In it, you gain the opportunity to engage diverse audiences, to influence them, and to play a key role in the marketplace of ideas that we enjoy in a democratic society. Equally important, the media serve as the watchdogs of government, providing information and ideas that citizens need in order to understand significant issues and make important decisions for themselves. As a media professional, you bear ultimate responsibility for being honest, accurate, and fair in all that you write.

 

You also must provide models of good writing for others to understand and emulate. It would be a serious mistake to think that many media jobs do not involve writing. In reality, most media jobs require a tremendous amount of writing. Whether you are working behind the scenes in a television newsroom or preparing advertising copy for a client proposal, writing is a frontline skill that your bosses, clients, and audiences expect. Even news photographers must record information about their subjects and write clear photo captions.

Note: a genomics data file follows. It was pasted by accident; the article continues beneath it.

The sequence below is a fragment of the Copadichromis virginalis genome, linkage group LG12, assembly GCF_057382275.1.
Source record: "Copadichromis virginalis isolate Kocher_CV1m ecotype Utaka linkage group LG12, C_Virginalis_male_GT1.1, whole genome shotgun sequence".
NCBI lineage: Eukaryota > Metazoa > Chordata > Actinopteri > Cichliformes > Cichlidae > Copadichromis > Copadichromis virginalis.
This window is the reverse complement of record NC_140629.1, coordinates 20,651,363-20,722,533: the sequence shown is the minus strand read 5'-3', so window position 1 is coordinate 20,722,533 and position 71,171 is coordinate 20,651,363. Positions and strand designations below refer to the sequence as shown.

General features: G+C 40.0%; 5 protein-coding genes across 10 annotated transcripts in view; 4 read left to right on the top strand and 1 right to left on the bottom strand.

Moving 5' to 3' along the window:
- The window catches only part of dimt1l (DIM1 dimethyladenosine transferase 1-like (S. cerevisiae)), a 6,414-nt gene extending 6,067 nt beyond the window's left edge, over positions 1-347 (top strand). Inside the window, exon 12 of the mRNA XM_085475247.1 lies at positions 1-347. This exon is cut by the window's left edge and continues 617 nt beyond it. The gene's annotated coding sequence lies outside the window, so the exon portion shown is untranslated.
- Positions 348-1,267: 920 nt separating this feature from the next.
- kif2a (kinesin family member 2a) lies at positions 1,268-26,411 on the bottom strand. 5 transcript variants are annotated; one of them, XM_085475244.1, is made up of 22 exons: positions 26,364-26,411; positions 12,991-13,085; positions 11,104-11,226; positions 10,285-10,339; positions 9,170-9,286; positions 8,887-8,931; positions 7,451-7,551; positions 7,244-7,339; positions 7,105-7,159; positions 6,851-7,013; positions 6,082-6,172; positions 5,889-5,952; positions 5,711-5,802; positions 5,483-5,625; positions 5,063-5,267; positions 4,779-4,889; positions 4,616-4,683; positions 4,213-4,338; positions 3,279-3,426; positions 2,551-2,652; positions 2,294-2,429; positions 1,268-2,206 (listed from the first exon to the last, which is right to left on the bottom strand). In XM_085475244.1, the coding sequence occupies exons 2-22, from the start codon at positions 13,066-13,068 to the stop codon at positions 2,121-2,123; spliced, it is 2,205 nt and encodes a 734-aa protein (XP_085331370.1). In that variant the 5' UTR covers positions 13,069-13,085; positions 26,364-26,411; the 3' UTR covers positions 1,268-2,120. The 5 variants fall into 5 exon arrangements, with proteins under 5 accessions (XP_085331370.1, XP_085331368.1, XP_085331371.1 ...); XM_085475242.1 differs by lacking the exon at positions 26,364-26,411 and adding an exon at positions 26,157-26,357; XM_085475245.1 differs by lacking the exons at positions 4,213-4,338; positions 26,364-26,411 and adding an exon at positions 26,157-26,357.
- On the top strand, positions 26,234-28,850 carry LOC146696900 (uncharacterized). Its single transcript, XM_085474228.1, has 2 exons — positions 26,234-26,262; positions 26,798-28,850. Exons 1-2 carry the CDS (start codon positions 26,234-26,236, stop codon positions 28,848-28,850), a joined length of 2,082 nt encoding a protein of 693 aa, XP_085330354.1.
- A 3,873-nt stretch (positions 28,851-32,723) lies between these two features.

A radio DJ often writes news tags that engage his or her audience, and inform them of critical local news events such as weather emergencies, school cancellations, or traffic updates. In public relations settings, the social media campaign you create for your managers will succeed or fail largely on the strength of your writing. Regardless of the medium, it’s all about skilled writing.